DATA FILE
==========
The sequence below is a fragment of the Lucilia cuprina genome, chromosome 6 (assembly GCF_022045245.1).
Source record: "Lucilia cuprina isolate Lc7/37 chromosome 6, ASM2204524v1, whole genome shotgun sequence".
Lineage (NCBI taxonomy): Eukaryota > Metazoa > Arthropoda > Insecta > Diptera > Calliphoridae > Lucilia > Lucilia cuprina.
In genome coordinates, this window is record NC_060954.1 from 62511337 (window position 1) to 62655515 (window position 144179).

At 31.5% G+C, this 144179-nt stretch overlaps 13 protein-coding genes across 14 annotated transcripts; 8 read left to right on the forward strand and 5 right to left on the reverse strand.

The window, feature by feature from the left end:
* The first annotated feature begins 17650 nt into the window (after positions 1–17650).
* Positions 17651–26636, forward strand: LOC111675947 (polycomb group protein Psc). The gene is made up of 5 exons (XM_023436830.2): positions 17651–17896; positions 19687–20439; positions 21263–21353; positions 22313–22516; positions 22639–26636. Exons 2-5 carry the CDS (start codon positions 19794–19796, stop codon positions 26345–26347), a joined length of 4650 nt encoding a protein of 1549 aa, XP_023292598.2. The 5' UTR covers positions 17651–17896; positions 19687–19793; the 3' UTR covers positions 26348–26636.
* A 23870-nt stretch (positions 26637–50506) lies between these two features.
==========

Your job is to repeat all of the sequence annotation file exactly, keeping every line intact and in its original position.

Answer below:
The sequence below is a fragment of the Lucilia cuprina genome, chromosome 6 (assembly GCF_022045245.1).
Source record: "Lucilia cuprina isolate Lc7/37 chromosome 6, ASM2204524v1, whole genome shotgun sequence".
Lineage (NCBI taxonomy): Eukaryota > Metazoa > Arthropoda > Insecta > Diptera > Calliphoridae > Lucilia > Lucilia cuprina.
In genome coordinates, this window is record NC_060954.1 from 62511337 (window position 1) to 62655515 (window position 144179).

At 31.5% G+C, this 144179-nt stretch overlaps 13 protein-coding genes across 14 annotated transcripts; 8 read left to right on the forward strand and 5 right to left on the reverse strand.

The window, feature by feature from the left end:
* The first annotated feature begins 17650 nt into the window (after positions 1–17650).
* Positions 17651–26636, forward strand: LOC111675947 (polycomb group protein Psc). The gene is made up of 5 exons (XM_023436830.2): positions 17651–17896; positions 19687–20439; positions 21263–21353; positions 22313–22516; positions 22639–26636. Exons 2-5 carry the CDS (start codon positions 19794–19796, stop codon positions 26345–26347), a joined length of 4650 nt encoding a protein of 1549 aa, XP_023292598.2. The 5' UTR covers positions 17651–17896; positions 19687–19793; the 3' UTR covers positions 26348–26636.
* A 23870-nt stretch (positions 26637–50506) lies between these two features.